Why Miami Dolphins’ Ndamukong Suh uses acupuncture needles

Ndamukong Suh has doctors insert needles such as this one into his body. (Getty)

DAVIE — Ndamukong Suh is 6-feet-4, 305 pounds and he’s played in 110 regular-season NFL games and it takes a toll on his body, as it does all professional football players.

One thing Suh has found to be helpful is acupuncture, the insertion of thin needles into the skin at strategic points of the body. Typically, five to twenty needles are inserted for 10 to 20 minutes, according to the Mayo Clinic.

Suh recently used a form social media to illustrate what his feet looked like with the needles inserted.

So does it hurt?

“I think any needle hurts, going into the body,” Suh said with a smile after Sunday’s Miami Dolphins training camp practice. “But at the end of the day you get good reactions from it. Especially if you have a professional that does it.”

Miami Dolphins defensive tackle Ndamukong Suh believes in using varied methods of recovery after NFL games. (Allen Eyestone / The Palm Beach Post)

Suh said he began using acupuncture as part of his recovery following his rookie season in Detroit in 2010.

“It’s a modality that can help you,” Suh said. “It’s honestly no different than massage. It’s just more pin-pointed and allows you to go deeper. That’s one of the benefits of it.”

According to the Mayo Clinic, traditional Chinese medicine explains acupuncture as a technique for balancing the flow of energy or life force. In the West, acupuncture is viewed as ways to stimulate nerves, muscles and tissue.

Veteran Dolphin defensive lineman Cam Wake says that after the first game of the year, no NFL player is 100 percent healthy. But that the goal is to find ways to get as close to healthy as possible each and every week.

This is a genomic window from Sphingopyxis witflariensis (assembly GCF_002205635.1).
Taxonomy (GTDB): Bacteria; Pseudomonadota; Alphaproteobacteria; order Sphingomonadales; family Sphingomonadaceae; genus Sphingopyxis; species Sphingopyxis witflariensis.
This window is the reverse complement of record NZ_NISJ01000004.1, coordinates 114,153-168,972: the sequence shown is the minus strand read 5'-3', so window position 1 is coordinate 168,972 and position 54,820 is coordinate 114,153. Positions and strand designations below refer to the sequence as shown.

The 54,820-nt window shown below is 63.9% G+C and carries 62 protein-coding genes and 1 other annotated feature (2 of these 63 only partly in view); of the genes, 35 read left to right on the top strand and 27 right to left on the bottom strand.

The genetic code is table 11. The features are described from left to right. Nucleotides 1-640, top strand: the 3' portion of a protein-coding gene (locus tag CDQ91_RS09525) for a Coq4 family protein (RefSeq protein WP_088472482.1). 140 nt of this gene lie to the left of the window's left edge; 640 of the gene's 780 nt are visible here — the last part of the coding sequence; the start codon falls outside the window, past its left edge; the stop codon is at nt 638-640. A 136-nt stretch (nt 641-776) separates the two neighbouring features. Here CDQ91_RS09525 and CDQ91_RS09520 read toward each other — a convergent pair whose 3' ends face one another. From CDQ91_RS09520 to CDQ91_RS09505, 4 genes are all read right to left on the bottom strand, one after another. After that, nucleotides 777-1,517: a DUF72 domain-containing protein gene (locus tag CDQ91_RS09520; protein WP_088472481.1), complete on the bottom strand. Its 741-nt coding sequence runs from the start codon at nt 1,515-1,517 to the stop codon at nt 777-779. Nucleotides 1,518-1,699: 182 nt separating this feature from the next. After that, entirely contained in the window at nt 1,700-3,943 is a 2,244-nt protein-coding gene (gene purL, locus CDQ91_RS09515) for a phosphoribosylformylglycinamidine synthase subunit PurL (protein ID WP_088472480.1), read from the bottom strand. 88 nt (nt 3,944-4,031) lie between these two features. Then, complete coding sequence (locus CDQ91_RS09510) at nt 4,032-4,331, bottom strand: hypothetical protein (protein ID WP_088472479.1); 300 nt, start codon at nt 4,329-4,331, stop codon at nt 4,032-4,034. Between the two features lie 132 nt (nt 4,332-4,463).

Suh views acupuncture as a part of his health plan.

“At the end of the day it’s about finding different ways to push your body, allowing your body to adapt and adjust to different things and keep it always guessing on how and what’s going to be best for it to recover because if you do continuous things you body is going to eventually adapt to it and it won’t be as effective,” Suh said. “Recovery is a big thing. Staying strong is one of the bigger things as well. Guys think just being in weight room is enough. You’ve got to actually lift the weights. Stretching is a huge thing for me. I could talk for hours on this stuff.”

Miami Dolphins’ Jay Cutler does not know how long chemistry will take

Miami Dolphins RB Jay Ajayi (concussion) returns to full practice

Miami Dolphins (LIVE) Practice Report #13 (Sunday morning)

Miami Dolphins’ Ryan Tannehill will have season-ending knee surgery

Miami Dolphins: What the loss of Raekwon McMillan means

COLUMN: Where’s Raekwon? Miami Dolphins rookies process McMillan’s injury

Get Dolphins stories right to your Facebook by liking this page

 

Reader Comments 0

0 comments